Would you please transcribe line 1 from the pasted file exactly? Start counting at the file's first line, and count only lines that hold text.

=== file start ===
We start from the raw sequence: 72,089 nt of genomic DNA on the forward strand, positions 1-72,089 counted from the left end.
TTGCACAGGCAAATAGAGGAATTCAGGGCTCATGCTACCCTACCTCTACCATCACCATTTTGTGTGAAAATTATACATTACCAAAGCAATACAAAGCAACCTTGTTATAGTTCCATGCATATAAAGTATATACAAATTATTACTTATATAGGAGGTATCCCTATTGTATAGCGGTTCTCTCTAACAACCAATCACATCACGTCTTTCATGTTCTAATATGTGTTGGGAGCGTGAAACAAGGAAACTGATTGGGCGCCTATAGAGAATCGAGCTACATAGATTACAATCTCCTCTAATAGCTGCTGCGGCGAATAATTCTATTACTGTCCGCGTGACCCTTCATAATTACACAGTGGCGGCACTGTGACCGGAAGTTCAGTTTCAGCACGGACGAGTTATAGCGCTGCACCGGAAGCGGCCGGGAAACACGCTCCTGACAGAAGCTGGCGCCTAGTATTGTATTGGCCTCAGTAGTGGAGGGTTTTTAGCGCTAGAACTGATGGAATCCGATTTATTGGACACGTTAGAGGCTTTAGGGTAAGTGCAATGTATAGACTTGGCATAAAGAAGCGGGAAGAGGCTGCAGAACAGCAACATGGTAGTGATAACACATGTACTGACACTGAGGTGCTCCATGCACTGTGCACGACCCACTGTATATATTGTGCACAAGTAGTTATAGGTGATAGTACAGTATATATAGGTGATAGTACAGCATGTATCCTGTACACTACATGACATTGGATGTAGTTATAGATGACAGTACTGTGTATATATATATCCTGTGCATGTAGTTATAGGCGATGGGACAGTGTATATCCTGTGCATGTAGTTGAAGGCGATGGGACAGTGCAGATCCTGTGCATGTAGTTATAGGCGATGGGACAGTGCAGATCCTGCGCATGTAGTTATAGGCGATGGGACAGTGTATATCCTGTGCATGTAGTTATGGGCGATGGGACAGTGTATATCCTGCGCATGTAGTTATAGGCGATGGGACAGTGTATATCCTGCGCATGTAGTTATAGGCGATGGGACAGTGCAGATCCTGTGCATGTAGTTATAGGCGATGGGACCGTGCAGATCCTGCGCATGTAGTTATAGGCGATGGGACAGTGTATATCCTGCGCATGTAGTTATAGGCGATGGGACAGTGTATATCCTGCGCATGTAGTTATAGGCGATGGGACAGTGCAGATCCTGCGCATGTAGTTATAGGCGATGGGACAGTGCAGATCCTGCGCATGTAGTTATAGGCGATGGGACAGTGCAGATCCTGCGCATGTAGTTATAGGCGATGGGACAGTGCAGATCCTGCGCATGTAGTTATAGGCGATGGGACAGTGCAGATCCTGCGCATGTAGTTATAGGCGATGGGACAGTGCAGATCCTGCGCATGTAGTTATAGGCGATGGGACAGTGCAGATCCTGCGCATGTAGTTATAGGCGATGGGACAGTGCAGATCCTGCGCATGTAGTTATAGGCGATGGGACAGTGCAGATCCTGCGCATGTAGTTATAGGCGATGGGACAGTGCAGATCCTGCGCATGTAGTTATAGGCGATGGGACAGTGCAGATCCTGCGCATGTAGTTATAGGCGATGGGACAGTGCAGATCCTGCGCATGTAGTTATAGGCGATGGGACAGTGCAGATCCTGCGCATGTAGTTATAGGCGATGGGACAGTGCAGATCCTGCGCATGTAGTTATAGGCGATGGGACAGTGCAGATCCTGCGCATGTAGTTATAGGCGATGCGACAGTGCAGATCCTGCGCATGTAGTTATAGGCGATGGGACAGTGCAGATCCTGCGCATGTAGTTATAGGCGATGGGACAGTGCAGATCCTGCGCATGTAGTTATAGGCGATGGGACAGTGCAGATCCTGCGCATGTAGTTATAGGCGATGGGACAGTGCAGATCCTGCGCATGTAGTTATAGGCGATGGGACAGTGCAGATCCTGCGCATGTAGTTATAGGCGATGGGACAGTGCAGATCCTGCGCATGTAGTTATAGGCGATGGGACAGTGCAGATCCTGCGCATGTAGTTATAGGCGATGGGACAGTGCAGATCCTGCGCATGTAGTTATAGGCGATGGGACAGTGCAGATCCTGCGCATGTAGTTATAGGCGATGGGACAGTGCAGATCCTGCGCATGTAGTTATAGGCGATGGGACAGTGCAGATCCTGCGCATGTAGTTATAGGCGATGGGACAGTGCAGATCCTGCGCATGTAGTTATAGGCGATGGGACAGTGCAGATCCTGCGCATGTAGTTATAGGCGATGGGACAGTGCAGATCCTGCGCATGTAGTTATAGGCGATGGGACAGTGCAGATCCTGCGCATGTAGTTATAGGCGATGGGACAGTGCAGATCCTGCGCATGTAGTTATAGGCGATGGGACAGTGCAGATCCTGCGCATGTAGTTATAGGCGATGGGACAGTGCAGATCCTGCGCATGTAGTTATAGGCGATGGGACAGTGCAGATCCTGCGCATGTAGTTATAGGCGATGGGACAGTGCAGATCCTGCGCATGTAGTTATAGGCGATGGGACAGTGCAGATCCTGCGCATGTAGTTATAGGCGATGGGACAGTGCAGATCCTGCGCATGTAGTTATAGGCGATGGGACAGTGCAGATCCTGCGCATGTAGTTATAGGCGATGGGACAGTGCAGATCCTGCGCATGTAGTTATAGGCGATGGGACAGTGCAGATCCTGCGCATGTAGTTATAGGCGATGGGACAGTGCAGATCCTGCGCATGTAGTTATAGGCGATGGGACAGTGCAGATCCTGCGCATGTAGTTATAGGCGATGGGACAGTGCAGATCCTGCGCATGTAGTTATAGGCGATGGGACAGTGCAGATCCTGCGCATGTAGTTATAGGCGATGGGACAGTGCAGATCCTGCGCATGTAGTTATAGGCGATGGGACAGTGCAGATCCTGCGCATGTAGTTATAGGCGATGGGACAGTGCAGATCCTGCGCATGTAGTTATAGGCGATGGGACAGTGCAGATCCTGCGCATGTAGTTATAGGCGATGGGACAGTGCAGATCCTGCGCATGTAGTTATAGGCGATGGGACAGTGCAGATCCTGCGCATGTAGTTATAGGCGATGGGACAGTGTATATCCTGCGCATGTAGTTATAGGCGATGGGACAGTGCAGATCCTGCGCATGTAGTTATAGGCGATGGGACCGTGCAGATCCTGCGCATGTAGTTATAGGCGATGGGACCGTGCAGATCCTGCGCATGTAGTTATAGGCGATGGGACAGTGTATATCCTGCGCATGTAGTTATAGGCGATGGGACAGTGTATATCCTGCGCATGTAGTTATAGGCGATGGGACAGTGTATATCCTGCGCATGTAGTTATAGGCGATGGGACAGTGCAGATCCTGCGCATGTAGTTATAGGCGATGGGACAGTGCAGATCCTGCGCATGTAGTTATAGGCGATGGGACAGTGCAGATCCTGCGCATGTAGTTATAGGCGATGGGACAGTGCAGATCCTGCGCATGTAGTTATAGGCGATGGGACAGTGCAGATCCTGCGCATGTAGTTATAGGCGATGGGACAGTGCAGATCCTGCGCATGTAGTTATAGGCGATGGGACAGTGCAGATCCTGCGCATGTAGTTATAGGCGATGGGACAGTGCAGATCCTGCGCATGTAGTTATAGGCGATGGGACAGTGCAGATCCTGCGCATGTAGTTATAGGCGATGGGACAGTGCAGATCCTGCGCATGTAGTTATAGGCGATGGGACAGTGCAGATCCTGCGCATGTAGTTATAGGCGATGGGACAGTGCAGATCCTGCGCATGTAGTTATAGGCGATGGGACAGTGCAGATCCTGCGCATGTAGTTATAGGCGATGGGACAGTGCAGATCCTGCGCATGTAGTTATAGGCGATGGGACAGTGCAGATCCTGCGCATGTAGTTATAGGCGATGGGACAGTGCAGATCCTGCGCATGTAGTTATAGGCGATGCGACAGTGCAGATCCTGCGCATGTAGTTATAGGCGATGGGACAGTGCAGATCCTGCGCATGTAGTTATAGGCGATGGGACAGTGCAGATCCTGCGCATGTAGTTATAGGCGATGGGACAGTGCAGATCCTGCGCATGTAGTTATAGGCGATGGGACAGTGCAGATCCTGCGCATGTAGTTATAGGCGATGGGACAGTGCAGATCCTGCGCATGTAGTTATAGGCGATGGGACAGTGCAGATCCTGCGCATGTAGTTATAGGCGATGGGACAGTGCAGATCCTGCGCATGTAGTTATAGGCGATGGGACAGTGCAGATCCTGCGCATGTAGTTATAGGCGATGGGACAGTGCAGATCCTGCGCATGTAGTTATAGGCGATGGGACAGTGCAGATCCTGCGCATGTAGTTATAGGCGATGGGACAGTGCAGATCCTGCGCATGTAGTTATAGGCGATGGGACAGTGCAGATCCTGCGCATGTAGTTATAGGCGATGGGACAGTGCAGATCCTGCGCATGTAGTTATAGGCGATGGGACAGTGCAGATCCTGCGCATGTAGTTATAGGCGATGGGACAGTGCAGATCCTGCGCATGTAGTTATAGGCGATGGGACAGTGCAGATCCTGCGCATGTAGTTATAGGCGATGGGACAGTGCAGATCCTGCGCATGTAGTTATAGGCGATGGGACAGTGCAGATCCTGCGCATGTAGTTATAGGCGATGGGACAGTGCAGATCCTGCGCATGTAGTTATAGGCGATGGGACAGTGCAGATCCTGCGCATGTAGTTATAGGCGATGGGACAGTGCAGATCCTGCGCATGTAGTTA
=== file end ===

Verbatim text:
We start from the raw sequence: 72,089 nt of genomic DNA on the forward strand, positions 1-72,089 counted from the left end.